Focus on Listening by Clarifying

listening by clarifying

Today is the fourth and last in a series of posts examining the skill of listening and its importance to meaningful work in groups.  I originally discussed listening in a post about a year ago which you can find hereThe first week I wrote that listening requires us to quiet our minds. The second week I offered physical postures that support and convey an attitude of attentive listening. The third week I suggested ways to test that you heard the speaker’s intended message. Today I want to address clarifying questions to enhance understanding.

Often we hear a speaker and understand the words but we may still guess to fill in the blanks that remain for us. Rather than guessing or assuming to complete our understanding, asking open-ended questions invites the speaker to complete or deepen our understanding. Some examples of good open-ended questions include:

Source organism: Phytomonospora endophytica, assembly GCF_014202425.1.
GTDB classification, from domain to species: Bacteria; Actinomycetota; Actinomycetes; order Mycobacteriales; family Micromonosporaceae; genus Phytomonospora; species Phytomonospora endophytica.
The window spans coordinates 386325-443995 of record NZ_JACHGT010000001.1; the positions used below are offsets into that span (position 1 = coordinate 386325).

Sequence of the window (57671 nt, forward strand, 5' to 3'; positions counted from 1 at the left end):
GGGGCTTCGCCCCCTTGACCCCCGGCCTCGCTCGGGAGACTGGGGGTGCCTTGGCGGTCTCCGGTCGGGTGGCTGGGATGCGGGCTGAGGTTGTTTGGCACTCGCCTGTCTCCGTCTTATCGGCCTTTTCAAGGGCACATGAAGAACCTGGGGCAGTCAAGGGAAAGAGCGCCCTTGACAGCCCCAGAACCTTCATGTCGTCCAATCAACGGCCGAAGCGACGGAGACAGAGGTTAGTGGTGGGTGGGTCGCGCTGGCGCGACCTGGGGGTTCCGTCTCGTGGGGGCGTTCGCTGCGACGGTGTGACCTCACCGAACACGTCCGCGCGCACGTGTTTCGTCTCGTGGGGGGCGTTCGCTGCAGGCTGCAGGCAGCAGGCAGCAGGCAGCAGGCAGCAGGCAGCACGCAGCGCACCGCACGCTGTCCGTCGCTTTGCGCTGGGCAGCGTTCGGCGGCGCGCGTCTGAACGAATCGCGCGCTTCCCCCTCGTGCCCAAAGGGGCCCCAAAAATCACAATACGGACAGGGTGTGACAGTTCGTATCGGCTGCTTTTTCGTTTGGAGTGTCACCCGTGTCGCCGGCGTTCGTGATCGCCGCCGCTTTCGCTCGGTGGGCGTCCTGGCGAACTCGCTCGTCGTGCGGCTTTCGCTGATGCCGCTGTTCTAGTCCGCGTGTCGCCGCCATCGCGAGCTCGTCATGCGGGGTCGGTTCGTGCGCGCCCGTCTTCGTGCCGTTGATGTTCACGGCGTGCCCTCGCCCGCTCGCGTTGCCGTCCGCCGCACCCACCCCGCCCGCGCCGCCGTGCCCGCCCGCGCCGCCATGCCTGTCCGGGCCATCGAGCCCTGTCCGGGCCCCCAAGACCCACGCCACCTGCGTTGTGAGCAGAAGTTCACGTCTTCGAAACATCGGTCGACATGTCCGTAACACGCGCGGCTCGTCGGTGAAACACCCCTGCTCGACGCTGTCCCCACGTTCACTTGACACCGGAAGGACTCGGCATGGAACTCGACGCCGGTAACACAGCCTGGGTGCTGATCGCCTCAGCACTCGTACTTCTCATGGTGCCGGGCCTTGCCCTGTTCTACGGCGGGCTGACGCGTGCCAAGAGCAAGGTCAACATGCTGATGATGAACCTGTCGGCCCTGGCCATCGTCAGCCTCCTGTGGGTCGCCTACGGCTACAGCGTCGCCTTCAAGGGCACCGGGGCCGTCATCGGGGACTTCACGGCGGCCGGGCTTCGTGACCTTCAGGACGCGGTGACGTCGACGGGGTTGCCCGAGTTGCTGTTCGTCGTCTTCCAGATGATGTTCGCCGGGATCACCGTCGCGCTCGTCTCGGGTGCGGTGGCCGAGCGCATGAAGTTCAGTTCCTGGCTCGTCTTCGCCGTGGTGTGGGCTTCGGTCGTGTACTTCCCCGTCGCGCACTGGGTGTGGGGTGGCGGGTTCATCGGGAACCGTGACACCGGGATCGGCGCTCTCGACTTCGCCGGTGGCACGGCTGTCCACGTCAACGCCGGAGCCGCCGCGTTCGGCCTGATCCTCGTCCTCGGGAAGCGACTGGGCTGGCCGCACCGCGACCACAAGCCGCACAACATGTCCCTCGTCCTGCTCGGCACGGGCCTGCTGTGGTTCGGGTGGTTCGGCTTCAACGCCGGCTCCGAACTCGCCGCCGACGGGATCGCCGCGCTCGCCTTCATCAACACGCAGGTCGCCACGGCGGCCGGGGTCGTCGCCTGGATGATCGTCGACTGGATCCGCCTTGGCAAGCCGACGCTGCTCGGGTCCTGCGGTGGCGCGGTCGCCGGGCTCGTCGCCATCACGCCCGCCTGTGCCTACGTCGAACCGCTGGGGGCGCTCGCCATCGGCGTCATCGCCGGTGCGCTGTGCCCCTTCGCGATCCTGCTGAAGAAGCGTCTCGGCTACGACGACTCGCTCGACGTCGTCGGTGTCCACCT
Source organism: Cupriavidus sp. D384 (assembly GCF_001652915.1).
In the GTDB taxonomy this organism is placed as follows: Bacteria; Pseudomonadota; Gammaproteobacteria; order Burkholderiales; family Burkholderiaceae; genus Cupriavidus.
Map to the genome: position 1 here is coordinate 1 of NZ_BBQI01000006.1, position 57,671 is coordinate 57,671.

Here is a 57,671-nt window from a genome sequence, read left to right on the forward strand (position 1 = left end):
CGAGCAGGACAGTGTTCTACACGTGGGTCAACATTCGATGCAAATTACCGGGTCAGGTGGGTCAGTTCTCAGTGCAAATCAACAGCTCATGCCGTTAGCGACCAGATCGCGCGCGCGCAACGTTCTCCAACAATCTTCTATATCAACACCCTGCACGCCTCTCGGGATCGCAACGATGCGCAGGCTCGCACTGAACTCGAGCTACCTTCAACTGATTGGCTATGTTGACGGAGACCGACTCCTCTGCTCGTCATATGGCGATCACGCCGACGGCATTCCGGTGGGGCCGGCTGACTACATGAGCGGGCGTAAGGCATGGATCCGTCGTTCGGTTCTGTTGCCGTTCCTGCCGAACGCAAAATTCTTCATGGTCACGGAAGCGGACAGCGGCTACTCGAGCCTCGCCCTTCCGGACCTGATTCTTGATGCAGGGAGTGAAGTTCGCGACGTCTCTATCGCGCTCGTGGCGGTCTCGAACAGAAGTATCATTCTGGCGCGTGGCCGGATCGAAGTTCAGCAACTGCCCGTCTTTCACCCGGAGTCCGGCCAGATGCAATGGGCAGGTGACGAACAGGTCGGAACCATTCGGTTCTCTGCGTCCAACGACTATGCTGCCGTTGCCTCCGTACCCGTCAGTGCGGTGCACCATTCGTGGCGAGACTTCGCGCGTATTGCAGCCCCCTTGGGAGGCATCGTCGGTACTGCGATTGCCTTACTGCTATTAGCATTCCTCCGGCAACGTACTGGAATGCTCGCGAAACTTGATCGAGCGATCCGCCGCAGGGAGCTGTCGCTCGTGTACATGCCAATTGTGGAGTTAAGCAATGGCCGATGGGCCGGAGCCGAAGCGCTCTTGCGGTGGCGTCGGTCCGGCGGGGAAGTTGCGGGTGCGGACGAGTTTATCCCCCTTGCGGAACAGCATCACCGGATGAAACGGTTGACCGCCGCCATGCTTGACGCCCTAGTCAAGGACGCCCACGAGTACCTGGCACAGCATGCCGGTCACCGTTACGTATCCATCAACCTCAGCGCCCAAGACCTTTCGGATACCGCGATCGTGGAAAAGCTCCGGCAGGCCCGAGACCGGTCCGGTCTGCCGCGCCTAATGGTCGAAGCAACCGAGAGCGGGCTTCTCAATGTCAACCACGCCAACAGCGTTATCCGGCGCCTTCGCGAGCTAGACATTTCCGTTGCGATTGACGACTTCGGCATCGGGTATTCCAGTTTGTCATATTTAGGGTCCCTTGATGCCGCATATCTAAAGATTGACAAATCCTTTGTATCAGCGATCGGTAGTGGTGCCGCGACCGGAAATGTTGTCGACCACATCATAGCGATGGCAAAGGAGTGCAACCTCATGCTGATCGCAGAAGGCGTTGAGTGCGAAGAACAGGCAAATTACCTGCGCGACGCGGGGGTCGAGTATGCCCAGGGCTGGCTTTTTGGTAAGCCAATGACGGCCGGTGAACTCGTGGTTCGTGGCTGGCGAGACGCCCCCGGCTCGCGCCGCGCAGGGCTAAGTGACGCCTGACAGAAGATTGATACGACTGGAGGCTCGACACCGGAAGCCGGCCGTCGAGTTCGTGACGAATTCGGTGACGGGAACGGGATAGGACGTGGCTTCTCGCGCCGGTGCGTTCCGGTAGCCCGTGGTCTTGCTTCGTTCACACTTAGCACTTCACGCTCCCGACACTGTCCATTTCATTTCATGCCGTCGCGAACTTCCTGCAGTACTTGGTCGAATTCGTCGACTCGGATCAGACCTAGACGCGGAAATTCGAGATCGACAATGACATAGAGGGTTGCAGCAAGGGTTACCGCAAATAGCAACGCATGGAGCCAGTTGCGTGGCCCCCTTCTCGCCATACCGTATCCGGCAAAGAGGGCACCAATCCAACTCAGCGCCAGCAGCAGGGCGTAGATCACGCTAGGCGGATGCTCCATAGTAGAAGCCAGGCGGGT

• Can you tell me more about…
  • You spoke about … can you say more about your experiences, thoughts, concerns, etc…
  • I heard you say …. I also heard you say…. Would you talk more about how you connect them?

A good clarifying question can move a conversation and a relationship a long way quickly. What open-ended questions do you rely on to develop your understanding? Please share in the comments!

Mary’s book “Talk Matters! Saving the World One Word at a Time” is now available. Click here to purchase it.

4 thoughts on “Focus on Listening by Clarifying”

  1. Greetings to you, dear Mary –
    Your book is timely. But I don’t think the president-elect (ugh) read it. Or if he did, he needs the refresher course. Devastating stuff, these elections! How is it possible?
    I’d love to talk sometime. I have a book coming out soon too, a memoir, King of Doubt. (You’re in it!) I’m also teaching classes on and writing about “Memoir & Mindfulness.” Will be doing a book tour this spring. We could compare stories?? Ah!
    Love to you and Roger.

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